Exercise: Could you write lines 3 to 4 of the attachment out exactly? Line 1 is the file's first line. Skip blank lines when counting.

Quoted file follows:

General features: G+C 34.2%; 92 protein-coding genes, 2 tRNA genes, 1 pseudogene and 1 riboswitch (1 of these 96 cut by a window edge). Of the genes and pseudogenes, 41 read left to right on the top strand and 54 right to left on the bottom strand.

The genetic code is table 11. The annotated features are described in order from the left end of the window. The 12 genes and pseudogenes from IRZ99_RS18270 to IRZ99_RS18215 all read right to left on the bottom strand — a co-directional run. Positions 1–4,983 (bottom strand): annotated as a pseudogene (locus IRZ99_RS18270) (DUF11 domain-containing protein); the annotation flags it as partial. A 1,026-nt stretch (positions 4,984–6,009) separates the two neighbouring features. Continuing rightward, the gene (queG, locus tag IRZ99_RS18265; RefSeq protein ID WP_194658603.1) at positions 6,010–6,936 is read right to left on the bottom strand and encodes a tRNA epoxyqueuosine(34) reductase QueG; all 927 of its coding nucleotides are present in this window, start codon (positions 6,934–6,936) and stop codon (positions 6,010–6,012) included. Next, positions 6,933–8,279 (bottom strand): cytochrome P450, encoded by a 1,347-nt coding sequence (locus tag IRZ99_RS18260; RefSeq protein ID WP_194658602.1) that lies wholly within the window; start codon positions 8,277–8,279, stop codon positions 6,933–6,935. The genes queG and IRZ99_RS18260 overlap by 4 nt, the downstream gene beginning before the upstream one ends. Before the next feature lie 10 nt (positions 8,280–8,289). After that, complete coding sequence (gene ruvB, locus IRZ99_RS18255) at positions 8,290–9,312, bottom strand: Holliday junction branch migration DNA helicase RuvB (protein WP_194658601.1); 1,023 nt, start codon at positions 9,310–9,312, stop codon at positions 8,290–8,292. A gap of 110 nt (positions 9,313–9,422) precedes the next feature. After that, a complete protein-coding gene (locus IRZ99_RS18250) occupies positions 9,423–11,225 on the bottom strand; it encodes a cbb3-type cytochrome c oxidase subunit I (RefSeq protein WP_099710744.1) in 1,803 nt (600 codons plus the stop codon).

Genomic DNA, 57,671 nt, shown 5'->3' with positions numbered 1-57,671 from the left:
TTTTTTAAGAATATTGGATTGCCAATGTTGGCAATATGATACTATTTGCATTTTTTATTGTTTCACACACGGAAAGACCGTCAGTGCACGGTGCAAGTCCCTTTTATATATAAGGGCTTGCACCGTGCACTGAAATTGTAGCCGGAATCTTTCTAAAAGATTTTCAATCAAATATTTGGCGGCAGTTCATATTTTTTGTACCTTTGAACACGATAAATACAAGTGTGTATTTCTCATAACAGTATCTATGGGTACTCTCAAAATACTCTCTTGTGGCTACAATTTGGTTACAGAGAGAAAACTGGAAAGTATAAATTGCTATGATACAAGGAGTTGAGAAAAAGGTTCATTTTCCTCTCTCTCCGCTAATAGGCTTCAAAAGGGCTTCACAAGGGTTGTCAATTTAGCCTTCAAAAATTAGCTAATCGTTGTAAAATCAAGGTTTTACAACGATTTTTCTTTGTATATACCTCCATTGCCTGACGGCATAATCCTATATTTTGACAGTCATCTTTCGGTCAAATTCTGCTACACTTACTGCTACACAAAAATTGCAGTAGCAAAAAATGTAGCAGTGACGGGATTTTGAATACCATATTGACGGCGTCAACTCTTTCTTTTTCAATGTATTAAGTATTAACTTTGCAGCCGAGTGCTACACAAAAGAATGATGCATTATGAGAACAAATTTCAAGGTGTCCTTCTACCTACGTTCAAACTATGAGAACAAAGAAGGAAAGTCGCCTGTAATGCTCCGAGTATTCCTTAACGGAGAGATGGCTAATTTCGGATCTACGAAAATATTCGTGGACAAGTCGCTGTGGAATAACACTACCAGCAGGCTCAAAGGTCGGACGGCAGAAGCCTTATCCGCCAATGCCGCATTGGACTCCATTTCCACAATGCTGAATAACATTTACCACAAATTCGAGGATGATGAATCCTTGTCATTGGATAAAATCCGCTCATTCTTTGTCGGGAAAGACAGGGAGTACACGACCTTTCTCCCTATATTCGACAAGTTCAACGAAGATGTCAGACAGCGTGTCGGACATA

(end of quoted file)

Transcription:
Genomic DNA, 57,671 nt, shown 5'->3' with positions numbered 1-57,671 from the left:
TTTTTTAAGAATATTGGATTGCCAATGTTGGCAATATGATACTATTTGCATTTTTTATTGTTTCACACACGGAAAGACCGTCAGTGCACGGTGCAAGTCCCTTTTATATATAAGGGCTTGCACCGTGCACTGAAATTGTAGCCGGAATCTTTCTAAAAGATTTTCAATCAAATATTTGGCGGCAGTTCATATTTTTTGTACCTTTGAACACGATAAATACAAGTGTGTATTTCTCATAACAGTATCTATGGGTACTCTCAAAATACTCTCTTGTGGCTACAATTTGGTTACAGAGAGAAAACTGGAAAGTATAAATTGCTATGATACAAGGAGTTGAGAAAAAGGTTCATTTTCCTCTCTCTCCGCTAATAGGCTTCAAAAGGGCTTCACAAGGGTTGTCAATTTAGCCTTCAAAAATTAGCTAATCGTTGTAAAATCAAGGTTTTACAACGATTTTTCTTTGTATATACCTCCATTGCCTGACGGCATAATCCTATATTTTGACAGTCATCTTTCGGTCAAATTCTGCTACACTTACTGCTACACAAAAATTGCAGTAGCAAAAAATGTAGCAGTGACGGGATTTTGAATACCATATTGACGGCGTCAACTCTTTCTTTTTCAATGTATTAAGTATTAACTTTGCAGCCGAGTGCTACACAAAAGAATGATGCATTATGAGAACAAATTTCAAGGTGTCCTTCTACCTACGTTCAAACTATGAGAACAAAGAAGGAAAGTCGCCTGTAATGCTCCGAGTATTCCTTAACGGAGAGATGGCTAATTTCGGATCTACGAAAATATTCGTGGACAAGTCGCTGTGGAATAACACTACCAGCAGGCTCAAAGGTCGGACGGCAGAAGCCTTATCCGCCAATGCCGCATTGGACTCCATTTCCACAATGCTGAATAACATTTACCACAAATTCGAGGATGATGAATCCTTGTCATTGGATAAAATCCGCTCATTCTTTGTCGGGAAAGACAGGGAGTACACGACCTTTCTCCCTATATTCGACAAGTTCAACGAAGATGTCAGACAGCGTGTCGGACATA